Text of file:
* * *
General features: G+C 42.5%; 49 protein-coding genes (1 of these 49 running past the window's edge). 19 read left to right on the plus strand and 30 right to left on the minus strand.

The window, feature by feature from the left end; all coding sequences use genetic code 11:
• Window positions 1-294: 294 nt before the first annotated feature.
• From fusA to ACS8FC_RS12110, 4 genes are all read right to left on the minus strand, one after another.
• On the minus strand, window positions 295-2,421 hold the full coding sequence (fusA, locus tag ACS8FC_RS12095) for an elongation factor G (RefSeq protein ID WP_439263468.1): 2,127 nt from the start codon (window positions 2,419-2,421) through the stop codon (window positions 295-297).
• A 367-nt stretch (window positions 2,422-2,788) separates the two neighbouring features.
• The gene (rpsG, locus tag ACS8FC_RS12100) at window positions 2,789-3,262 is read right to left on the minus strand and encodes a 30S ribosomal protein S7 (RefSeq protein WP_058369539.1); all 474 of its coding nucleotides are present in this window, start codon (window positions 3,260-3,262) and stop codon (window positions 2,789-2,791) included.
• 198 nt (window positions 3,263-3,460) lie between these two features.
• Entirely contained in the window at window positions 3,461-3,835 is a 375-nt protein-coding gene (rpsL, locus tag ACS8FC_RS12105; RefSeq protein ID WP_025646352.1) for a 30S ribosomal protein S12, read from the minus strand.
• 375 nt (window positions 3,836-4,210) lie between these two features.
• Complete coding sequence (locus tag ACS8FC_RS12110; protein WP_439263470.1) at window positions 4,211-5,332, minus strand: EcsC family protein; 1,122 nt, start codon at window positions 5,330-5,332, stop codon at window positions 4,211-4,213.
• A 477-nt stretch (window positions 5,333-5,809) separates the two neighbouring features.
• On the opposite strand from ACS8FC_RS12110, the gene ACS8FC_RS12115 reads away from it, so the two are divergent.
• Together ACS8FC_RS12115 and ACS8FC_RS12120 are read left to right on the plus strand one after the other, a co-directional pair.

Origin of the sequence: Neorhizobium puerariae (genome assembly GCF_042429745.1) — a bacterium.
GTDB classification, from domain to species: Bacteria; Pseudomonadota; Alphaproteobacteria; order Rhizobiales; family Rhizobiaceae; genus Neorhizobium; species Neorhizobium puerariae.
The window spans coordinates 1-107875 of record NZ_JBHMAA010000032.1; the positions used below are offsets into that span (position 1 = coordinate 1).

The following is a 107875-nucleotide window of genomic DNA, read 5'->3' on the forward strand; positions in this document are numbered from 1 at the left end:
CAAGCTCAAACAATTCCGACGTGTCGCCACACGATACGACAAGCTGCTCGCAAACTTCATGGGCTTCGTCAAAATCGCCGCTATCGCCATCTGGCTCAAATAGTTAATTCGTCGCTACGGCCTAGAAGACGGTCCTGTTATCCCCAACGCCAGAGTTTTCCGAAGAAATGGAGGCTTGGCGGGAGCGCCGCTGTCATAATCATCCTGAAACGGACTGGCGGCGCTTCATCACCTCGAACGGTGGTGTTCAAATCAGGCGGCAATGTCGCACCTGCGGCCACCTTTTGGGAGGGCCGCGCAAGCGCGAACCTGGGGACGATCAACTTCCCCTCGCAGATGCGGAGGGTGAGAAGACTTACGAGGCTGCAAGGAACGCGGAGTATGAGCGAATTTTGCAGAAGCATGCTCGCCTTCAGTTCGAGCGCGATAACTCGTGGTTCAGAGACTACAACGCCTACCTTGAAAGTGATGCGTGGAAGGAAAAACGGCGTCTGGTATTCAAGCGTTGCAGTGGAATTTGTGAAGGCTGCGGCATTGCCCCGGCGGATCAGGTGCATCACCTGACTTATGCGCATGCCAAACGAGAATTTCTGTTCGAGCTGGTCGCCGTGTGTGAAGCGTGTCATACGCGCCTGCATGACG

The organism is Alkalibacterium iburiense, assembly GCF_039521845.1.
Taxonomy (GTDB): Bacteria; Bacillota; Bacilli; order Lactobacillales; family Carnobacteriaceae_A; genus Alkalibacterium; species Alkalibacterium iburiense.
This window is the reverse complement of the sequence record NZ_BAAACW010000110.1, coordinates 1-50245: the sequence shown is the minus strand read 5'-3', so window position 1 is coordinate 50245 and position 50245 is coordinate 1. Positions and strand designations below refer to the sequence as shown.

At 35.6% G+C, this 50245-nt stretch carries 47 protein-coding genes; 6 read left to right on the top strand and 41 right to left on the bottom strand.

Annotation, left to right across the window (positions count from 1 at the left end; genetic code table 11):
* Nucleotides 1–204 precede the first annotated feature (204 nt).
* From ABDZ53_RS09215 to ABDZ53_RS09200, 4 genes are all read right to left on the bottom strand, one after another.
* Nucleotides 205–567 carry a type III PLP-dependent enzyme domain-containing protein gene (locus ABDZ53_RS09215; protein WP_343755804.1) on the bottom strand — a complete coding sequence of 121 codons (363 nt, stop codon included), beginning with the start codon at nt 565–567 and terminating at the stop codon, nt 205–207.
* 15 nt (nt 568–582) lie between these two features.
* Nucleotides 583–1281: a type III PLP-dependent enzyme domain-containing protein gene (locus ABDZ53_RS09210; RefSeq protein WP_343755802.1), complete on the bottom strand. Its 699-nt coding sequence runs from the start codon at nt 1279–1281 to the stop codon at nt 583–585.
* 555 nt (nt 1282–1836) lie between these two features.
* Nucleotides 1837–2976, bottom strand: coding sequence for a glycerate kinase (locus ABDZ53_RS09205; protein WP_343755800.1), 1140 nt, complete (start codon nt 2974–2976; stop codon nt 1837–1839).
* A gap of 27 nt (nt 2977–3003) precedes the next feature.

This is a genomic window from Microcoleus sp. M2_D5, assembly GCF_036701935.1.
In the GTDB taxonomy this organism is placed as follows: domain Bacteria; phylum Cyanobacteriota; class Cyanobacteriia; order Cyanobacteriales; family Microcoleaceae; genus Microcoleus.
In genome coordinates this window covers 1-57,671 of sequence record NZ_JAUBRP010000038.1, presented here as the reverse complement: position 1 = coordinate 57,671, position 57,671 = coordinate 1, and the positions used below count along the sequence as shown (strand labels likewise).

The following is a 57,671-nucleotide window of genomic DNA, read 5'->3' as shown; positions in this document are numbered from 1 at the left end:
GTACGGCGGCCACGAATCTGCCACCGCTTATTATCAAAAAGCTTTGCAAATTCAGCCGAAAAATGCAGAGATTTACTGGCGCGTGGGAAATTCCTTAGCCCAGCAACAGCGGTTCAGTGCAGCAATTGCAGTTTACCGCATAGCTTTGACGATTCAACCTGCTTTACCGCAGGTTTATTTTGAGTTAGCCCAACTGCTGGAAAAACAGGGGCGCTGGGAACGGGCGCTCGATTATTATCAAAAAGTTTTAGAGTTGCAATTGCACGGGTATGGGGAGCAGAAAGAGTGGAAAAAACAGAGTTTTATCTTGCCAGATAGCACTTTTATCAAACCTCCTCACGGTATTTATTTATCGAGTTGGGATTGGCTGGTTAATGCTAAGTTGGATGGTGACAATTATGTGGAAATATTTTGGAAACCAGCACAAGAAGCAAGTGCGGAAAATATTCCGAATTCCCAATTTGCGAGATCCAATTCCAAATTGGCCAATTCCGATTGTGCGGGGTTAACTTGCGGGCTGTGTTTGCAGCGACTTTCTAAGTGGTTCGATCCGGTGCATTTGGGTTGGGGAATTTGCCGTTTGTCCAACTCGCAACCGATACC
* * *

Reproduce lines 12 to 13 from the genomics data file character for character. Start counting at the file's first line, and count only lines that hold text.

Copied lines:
• A 477-nt stretch (window positions 5,333-5,809) separates the two neighbouring features.
• On the opposite strand from ACS8FC_RS12110, the gene ACS8FC_RS12115 reads away from it, so the two are divergent.